Our oil companies have been actively offering various promos that provide incentives which include, among others, monetary discounts of P1 to 4 per liter; loyalty rewards points with cash value equivalents; as well as non-monetary sales promotions where they give out rice, vitamins, and other essential goods to their customers.

The “Pantawid Pasada Program”

    A program of the Department of Transportation and the Land Transportation Franchising and Regulatory Board (LTFRB), “Pantawid Pasada” provides fuel subsidies to qualified members of our public transport sector. It has an allocated budget of P5.0 billion for 2022, P2.5 billion of which has already been downloaded to the LTFRB.

•  Fuel Discounts for Farmers and Fisherfolk

    The Department of Agriculture (DA) launched an unprecedented P1.1 billion-discount program, which would extend fuel subsidies to our farmers and fisherfolk.

•  Industry Compliance Monitoring

    In addition to our regular consultation meetings with our industry players, the DOE continues to ensure their strict compliance to all relevant national standards. We have been conducting spot inspections at various liquid fuel retail outlets to see to it that they are complying with all prescribed quality and quantity requirements, and that they are not engaging in unscrupulous profiteering or other unethical business practices.

Long-term measures

Then, for our long-term measures, we have the following:

•    First, we have submitted to Congress proposals that seek to:

•  Grant government intervention powers during spikes and extended periods of increases in the price of petroleum products that would also give the DOE flexibility in evaluating fuel blends;

Including in the law, a provision that would require private oil companies to maintain a set minimum inventory level to uphold our energy security goals; and lastly,

•  The unbundling of petroleum products’ prices to ensure transparency.

•    Second, we have also been looking into the establishment of the Philippine Strategic Petroleum Reserve or SPR through the Philippine National Oil Company (PNOC), which will help shield the country against global supply and price disruptions. Given the current oil crisis, I have directed the PNOC to expedite the SPR, including the urgent establishment of an interim SPR to help address our present situation.

And third, the DOE has been active in ensuring the full implementation of our Energy Efficiency and Conservation Act.

With its institutionalization, we are working towards transforming energy efficiency and conservation into a way of life for all Filipinos.

I would also like to discuss the public clamor for the removal of the excise tax on fuel.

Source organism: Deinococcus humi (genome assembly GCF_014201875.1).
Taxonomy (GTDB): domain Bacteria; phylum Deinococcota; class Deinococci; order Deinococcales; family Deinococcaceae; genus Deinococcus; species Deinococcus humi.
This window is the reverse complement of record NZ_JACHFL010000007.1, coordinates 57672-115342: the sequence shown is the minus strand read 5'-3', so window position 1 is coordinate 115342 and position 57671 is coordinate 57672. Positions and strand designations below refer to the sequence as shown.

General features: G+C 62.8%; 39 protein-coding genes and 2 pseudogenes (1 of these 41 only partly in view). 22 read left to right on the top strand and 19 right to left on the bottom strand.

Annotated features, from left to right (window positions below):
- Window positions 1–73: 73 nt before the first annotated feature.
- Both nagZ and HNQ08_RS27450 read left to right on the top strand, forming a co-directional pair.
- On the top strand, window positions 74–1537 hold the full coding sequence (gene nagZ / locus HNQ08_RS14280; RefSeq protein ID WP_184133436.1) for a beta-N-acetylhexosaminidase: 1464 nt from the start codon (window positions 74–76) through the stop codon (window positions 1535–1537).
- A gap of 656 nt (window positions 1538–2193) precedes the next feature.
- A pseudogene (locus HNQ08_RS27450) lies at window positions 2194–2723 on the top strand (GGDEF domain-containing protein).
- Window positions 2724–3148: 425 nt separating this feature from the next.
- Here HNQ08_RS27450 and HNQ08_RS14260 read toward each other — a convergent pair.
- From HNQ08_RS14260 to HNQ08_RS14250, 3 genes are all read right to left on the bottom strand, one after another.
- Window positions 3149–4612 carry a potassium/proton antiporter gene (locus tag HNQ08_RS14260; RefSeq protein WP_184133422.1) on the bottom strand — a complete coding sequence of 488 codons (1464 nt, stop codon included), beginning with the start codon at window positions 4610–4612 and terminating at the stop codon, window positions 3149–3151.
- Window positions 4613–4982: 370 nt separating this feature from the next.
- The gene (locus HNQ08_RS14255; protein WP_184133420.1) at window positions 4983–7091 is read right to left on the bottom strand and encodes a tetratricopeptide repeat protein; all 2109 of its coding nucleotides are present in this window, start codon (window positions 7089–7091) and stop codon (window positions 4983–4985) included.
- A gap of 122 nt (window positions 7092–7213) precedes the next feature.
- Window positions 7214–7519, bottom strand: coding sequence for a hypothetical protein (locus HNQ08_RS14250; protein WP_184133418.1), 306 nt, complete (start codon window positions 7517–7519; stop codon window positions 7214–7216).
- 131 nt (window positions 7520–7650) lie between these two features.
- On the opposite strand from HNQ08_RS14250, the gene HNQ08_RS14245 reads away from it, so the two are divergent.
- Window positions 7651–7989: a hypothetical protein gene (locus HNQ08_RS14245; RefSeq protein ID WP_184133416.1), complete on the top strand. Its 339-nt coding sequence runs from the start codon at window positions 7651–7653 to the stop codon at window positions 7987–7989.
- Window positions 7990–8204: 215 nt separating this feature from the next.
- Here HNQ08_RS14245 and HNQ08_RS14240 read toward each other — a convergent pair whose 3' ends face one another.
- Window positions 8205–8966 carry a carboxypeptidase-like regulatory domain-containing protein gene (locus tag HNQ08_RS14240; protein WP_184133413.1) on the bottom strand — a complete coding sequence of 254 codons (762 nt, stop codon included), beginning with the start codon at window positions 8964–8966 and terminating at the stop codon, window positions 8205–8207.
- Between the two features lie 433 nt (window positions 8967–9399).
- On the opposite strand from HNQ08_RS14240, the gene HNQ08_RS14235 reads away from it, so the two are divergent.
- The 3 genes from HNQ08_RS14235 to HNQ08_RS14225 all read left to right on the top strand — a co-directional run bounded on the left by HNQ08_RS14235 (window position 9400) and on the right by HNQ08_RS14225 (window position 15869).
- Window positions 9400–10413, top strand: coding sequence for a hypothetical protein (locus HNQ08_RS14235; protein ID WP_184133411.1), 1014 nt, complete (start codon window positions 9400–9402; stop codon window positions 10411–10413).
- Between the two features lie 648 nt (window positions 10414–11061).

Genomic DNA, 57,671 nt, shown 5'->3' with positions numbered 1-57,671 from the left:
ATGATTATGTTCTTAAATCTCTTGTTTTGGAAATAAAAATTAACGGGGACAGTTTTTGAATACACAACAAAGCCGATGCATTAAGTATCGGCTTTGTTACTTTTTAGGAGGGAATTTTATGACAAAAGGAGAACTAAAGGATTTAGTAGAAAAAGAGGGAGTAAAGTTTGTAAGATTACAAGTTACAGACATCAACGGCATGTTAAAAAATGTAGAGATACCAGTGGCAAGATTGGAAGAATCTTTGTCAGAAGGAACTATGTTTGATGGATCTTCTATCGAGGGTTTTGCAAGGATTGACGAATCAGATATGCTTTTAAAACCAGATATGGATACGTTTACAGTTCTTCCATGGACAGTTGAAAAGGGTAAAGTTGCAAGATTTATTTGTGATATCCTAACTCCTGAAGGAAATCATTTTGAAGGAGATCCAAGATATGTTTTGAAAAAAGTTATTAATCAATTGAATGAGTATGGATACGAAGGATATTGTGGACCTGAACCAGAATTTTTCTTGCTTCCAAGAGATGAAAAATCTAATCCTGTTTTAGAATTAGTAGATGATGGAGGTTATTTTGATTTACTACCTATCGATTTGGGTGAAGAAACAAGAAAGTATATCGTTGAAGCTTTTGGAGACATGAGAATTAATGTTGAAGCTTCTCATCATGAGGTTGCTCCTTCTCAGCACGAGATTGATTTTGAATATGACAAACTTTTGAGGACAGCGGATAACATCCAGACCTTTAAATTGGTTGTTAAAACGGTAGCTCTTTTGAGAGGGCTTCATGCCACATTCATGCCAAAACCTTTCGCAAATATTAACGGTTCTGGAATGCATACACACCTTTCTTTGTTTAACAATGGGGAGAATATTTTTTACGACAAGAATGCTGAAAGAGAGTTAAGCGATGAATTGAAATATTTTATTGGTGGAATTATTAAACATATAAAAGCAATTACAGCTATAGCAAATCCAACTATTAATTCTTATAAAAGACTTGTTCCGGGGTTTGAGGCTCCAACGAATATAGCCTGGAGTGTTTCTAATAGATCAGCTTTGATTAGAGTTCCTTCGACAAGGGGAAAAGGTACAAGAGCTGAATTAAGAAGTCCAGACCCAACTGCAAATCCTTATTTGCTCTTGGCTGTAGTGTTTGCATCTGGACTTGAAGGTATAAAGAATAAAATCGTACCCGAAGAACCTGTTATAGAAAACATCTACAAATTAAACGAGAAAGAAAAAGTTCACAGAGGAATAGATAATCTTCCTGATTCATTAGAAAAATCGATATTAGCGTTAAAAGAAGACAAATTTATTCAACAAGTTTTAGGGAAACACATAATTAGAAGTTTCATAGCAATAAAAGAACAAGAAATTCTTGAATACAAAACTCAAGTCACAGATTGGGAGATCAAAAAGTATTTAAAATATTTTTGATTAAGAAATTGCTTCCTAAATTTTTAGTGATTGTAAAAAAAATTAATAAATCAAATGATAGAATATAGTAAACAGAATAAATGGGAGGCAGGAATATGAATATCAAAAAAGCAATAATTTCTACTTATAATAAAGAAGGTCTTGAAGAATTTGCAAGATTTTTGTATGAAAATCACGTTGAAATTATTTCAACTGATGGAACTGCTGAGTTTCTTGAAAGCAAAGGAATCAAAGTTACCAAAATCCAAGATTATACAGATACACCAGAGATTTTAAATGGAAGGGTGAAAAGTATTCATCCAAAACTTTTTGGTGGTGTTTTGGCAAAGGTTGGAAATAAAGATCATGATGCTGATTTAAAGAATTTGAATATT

I have already recommended for its suspension, only for targeted consumers, specifically those consumers who are buying fuel products like low octane gasoline, diesel, kerosene, and LPG, directly from retail stores.

However, after discussing it with our economic managers, it has been agreed that it would be best for the government to increase the provision of subsidies instead of the excise tax suspension.

As our government still needs to fund other programs, greater subsidies would prove to be a more equitable response rather than the suspension, which would only benefit the “richer people”.

I hope I was able to capture everything that the Rotary Club of Manila needs and wishes to know about the rising costs of fuel and what we have been doing about it.

Given that I am in my final three months of office and we have commenced our preparations for a smooth and orderly transition, I would like to take this opportunity to share with you some of our significant accomplishments in the last six years.

Ensuring our country’s energy security, equity, and sustainability have been the centerpiece of my term.

Towards this end, we worked hard to achieve the following throughout the duration of my service:


•  Added 7,240 MW new capacity within my term, 1,330 MW of which are from renewable energy

•  Increased the household electrification rate from 90.65% in 2016 to 94.56% as of June 2021 (4.57 million additional households)

•  Paved the way for the establishment of LNG terminals in anticipation of Malampaya’s depletion

•  Lifting of the moratorium on exploration service contracts in the West Philippine Sea

•  Issuance of a moratorium on new coal-fired power plants

•  Issuance of the Executive Order on nuclear energy that will allow for its inclusion as part of our energy mix

•  Promulgation of the Energy Efficiency and Conservation Act

•  Promulgation of the Murang Kuryente Act

•  Implementation of the Energy Virtual One-Stop Shop, and the issuance of Executive Order No. 30 on the ease of permitting for Energy Projects of National Significance

•  Establishment of the Independent Electricity Market Operator of the Philippines as Market Operator

•  Strengthening of the policy on the Competitive Selection Process

•  Creation of the Energy Resilience Policy and the Task Force on Energy Resiliency

•  Promotion of e-vehicles

With that, I end my presentation.

It was indeed a colorful six years, but as our Rotary motto goes, “Service Above Self”. Again, thank you very much and I look forward to answering your questions shortly.

(See related articles on pages 16-21)